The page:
Child Rescued, Abductor Killed in Strange US Hostage Drama

Americans watched uneasily Monday as a bizarre hostage crisis involving a troubled Vietnam veteran, a five-year-old boy and an underground bunker in an Alabama cotton field stretched into a second week with no end in sight to the saga or the media circus accompanying it.

February 4 (RIA Novosti) A child was rescued and the Vietnam veteran suspected of kidnapping him and holding him in an underground bunker for more than a week in Alabama was killed Monday when police took action to end a bizarre hostage crisis that became a focal point of US media coverage.

“FBI agents safely recovered the child who has been held hostage for a week,” Federal Bureau of Investigation (FBI) agent Steve Richardson announced at a media briefing hastily convened along a highway near the rural site of the drama and broadcast on US cable news channels.

“The child appears physically unharmed … The subject is deceased,” Richardson said, referring to 65-year-old Jimmy Lee Dykes, the man who had been holding the five-year-old boy hostage in an underground cell in a cotton field outside the town of Midland City.

Richardson said the decision for police to take action to end the week-long standoff was made after negotiations with Dykes “deteriorated” over the past day and he was seen holding a gun.

“FBI agents, fearing the child was in imminent danger, entered the bunker and rescued the child,” he said.

Local media said the boy had been taken to a hospital but was in good condition.

Americans had uneasily watched the drama unfold day by day, relying on information relayed by reporters standing along the highway at a distance from the field where the bunker was located and on computer drawings depicting what the situation underground may roughly  have looked like.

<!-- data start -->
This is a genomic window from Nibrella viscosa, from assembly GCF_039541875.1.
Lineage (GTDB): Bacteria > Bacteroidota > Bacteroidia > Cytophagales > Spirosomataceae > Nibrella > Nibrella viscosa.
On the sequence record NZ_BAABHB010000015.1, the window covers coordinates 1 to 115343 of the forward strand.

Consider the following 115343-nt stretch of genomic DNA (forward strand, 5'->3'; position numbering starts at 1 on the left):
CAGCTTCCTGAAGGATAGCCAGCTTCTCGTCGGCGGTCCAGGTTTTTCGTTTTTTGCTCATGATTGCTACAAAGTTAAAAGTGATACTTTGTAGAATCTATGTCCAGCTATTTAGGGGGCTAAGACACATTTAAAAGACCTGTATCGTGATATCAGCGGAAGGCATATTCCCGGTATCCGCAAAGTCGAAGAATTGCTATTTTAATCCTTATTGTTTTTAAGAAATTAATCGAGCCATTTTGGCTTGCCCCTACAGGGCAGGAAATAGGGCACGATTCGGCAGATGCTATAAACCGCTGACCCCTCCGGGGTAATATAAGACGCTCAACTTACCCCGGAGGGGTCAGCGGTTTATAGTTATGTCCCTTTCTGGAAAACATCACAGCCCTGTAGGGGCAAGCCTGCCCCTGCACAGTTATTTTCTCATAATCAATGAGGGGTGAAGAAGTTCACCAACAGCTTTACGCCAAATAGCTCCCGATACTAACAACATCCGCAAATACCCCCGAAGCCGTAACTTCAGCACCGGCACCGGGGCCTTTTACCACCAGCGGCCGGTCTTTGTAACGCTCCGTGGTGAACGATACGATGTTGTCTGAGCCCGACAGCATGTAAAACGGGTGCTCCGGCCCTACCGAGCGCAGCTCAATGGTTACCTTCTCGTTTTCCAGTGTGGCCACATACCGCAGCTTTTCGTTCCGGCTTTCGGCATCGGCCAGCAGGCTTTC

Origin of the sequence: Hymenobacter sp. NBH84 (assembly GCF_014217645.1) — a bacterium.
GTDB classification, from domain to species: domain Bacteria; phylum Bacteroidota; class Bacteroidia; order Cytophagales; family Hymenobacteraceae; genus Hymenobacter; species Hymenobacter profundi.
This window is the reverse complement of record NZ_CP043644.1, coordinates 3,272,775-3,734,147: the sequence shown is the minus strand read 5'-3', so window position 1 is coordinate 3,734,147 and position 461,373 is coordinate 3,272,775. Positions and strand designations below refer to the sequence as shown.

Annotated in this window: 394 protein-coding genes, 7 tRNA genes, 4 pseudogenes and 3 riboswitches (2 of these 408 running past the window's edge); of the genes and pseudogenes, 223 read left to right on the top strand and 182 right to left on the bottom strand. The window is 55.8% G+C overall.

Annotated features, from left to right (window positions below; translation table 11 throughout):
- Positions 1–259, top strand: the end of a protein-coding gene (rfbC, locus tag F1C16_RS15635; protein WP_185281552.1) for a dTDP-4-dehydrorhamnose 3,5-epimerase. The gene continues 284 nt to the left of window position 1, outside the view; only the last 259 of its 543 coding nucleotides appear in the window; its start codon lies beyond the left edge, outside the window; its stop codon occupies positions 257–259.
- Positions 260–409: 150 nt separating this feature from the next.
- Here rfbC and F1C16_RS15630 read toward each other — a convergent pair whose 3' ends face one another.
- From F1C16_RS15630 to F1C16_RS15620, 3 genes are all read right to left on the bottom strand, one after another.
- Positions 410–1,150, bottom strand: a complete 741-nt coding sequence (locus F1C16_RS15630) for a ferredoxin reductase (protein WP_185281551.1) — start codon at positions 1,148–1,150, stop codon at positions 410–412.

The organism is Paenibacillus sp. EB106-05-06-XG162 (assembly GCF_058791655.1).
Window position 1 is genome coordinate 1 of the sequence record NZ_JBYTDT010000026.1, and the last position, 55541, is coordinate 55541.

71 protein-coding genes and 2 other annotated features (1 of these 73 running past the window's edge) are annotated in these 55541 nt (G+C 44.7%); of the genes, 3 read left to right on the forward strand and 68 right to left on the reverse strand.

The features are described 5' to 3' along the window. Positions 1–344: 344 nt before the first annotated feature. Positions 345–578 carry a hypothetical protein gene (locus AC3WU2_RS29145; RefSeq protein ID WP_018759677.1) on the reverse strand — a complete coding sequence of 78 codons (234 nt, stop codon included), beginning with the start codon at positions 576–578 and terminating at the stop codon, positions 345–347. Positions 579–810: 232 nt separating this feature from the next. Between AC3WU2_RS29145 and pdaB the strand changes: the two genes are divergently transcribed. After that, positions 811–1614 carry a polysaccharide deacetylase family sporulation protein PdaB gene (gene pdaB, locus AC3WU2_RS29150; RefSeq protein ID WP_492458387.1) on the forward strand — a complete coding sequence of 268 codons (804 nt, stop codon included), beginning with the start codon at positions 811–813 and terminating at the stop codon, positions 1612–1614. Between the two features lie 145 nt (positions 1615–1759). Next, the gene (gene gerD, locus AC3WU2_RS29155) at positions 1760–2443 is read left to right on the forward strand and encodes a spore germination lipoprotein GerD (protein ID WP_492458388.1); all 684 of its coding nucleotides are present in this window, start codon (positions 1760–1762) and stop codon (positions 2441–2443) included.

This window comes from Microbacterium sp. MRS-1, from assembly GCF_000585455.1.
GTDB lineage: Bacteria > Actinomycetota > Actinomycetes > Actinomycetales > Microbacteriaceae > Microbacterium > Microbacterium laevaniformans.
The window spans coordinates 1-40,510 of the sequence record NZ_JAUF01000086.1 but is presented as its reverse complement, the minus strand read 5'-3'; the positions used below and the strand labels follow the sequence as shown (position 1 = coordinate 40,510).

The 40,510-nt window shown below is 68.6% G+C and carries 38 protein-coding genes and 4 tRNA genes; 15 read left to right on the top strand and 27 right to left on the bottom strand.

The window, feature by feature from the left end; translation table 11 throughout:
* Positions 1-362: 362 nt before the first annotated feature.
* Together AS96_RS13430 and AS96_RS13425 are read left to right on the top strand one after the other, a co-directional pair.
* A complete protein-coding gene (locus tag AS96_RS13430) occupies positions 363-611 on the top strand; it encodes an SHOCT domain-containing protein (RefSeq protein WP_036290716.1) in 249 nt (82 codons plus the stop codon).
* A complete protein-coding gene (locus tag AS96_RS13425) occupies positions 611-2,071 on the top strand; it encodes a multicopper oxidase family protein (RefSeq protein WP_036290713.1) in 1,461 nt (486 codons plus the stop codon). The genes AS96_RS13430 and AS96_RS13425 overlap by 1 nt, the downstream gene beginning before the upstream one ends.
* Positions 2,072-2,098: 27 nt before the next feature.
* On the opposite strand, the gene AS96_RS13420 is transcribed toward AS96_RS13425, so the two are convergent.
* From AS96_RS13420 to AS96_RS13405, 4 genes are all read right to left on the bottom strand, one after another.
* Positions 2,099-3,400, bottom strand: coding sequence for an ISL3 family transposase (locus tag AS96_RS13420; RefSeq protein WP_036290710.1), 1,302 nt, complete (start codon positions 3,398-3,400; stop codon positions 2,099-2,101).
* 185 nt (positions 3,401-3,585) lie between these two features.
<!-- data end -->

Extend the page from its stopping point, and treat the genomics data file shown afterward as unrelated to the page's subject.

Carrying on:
The town of Midland City, population 2,400, was meanwhile transformed into a massive national media staging ground, producing some unusual scenes such as a local church reportedly hosting a barbecue for camped-out journalists at which FBI agents bearing fried chicken also showed up.

"We're devastated this could happen here. We don't know what to think," Winifred Ramsey, a retired insurance agent and local resident, was quoted by The Associated Press (AP) as saying before police moved to end the standoff.

The episode began last Tuesday when Dykes allegedly boarded a school bus carrying young children and demanded the driver hand over two of them.

Instead, the driver opened the emergency exit at the rear of the bus so children could escape and blocked Dykes’ path. The school bus driver was shot dead and Dykes allegedly fled with one of the children to the underground bunker on his property.


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